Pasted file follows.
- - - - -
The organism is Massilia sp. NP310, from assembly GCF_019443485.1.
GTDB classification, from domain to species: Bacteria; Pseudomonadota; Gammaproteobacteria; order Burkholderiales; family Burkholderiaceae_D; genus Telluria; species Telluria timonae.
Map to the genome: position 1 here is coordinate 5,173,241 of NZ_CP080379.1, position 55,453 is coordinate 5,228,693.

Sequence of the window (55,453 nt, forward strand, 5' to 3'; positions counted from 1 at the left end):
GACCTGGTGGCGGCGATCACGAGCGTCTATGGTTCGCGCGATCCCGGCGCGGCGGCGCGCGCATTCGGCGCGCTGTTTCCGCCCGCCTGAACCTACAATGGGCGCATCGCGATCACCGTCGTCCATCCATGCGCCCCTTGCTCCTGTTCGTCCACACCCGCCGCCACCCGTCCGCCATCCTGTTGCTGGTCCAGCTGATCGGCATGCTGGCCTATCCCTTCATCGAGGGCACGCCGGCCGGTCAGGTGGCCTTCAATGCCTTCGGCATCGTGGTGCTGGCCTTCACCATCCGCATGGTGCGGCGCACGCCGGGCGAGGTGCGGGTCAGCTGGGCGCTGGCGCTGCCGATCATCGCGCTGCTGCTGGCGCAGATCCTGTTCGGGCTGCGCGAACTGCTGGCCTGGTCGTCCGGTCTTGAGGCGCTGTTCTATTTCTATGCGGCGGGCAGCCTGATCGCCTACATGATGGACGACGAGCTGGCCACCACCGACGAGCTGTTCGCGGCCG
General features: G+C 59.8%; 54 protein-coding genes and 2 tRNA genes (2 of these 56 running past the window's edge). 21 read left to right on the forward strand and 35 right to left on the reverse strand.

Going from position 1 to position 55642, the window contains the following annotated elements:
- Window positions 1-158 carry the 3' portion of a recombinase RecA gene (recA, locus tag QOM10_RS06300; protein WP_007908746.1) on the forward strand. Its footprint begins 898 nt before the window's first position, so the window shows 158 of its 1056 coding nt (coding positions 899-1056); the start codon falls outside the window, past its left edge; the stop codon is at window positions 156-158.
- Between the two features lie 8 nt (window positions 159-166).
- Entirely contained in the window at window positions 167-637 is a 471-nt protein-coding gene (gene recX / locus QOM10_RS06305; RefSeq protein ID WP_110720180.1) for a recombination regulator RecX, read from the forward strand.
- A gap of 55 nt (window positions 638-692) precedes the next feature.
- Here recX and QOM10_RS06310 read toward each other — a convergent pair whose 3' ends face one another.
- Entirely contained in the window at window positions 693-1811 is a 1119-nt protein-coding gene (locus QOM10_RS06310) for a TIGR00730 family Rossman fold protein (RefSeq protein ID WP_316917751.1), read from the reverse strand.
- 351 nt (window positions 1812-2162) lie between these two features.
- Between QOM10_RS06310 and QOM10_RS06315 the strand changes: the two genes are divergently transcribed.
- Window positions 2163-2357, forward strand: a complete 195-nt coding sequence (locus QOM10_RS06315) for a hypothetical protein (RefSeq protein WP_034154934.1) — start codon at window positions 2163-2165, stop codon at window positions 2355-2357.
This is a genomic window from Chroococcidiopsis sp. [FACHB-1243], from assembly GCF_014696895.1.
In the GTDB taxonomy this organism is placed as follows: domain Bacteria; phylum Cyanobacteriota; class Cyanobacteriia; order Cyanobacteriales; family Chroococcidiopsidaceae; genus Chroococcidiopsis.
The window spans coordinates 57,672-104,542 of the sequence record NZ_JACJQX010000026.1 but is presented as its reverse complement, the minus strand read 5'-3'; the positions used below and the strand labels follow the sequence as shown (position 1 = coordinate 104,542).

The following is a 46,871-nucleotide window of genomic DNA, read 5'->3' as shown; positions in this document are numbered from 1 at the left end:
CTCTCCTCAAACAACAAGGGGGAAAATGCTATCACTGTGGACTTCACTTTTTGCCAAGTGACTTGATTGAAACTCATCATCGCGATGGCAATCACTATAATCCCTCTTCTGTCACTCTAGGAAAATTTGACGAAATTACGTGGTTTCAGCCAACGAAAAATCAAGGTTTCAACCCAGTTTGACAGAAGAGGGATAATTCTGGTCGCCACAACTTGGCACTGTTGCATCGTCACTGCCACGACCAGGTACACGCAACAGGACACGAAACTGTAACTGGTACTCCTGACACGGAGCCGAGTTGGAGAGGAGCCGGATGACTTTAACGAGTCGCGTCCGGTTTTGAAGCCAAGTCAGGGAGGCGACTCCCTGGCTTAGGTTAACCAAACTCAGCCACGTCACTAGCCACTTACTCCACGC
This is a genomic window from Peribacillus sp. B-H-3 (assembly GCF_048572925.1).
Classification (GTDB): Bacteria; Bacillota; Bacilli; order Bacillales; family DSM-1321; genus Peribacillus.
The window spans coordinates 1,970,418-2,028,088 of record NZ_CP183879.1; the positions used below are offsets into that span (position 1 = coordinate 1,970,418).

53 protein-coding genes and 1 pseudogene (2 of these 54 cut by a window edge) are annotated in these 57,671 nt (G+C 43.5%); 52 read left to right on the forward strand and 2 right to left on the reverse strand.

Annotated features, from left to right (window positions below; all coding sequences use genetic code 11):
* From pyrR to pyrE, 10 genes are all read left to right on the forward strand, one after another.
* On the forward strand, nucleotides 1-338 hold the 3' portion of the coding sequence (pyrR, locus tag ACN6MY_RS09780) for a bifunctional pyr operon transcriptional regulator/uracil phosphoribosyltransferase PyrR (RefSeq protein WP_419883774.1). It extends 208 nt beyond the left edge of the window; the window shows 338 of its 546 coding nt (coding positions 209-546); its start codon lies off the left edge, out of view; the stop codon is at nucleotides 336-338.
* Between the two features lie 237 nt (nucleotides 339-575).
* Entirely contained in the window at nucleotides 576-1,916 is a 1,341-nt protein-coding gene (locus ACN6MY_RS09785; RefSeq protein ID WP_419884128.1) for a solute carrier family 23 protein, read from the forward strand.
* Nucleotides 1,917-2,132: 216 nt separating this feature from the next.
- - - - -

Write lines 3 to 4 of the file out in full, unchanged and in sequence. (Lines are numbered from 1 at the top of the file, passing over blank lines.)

Map to the genome: position 1 here is coordinate 5,173,241 of NZ_CP080379.1, position 55,453 is coordinate 5,228,693.

Sequence of the window (55,453 nt, forward strand, 5' to 3'; positions counted from 1 at the left end):